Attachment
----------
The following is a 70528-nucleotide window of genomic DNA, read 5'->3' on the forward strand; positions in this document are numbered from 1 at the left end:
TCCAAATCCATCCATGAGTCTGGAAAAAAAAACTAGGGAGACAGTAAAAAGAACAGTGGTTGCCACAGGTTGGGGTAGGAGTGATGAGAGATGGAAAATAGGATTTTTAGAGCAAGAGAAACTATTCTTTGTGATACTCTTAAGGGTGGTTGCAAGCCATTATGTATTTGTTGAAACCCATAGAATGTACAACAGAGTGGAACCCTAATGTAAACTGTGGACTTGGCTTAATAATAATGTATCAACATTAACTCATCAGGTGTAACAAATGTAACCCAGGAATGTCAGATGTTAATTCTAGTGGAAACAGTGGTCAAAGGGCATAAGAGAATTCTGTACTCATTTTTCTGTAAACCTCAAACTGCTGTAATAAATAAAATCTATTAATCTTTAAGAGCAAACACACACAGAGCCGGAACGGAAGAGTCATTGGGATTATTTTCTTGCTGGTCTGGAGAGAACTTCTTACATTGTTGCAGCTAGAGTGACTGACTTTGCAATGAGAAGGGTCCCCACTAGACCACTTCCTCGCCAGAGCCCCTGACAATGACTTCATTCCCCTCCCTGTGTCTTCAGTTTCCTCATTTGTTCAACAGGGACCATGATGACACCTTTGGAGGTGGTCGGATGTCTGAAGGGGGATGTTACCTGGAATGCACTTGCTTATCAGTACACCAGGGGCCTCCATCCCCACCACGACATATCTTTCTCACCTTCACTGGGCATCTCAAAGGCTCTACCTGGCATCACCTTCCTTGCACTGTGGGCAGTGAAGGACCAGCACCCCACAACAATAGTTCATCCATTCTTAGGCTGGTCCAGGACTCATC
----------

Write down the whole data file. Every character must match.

The following is a 70528-nucleotide window of genomic DNA, read 5'->3' on the forward strand; positions in this document are numbered from 1 at the left end:
TCCAAATCCATCCATGAGTCTGGAAAAAAAAACTAGGGAGACAGTAAAAAGAACAGTGGTTGCCACAGGTTGGGGTAGGAGTGATGAGAGATGGAAAATAGGATTTTTAGAGCAAGAGAAACTATTCTTTGTGATACTCTTAAGGGTGGTTGCAAGCCATTATGTATTTGTTGAAACCCATAGAATGTACAACAGAGTGGAACCCTAATGTAAACTGTGGACTTGGCTTAATAATAATGTATCAACATTAACTCATCAGGTGTAACAAATGTAACCCAGGAATGTCAGATGTTAATTCTAGTGGAAACAGTGGTCAAAGGGCATAAGAGAATTCTGTACTCATTTTTCTGTAAACCTCAAACTGCTGTAATAAATAAAATCTATTAATCTTTAAGAGCAAACACACACAGAGCCGGAACGGAAGAGTCATTGGGATTATTTTCTTGCTGGTCTGGAGAGAACTTCTTACATTGTTGCAGCTAGAGTGACTGACTTTGCAATGAGAAGGGTCCCCACTAGACCACTTCCTCGCCAGAGCCCCTGACAATGACTTCATTCCCCTCCCTGTGTCTTCAGTTTCCTCATTTGTTCAACAGGGACCATGATGACACCTTTGGAGGTGGTCGGATGTCTGAAGGGGGATGTTACCTGGAATGCACTTGCTTATCAGTACACCAGGGGCCTCCATCCCCACCACGACATATCTTTCTCACCTTCACTGGGCATCTCAAAGGCTCTACCTGGCATCACCTTCCTTGCACTGTGGGCAGTGAAGGACCAGCACCCCACAACAATAGTTCATCCATTCTTAGGCTGGTCCAGGACTCATC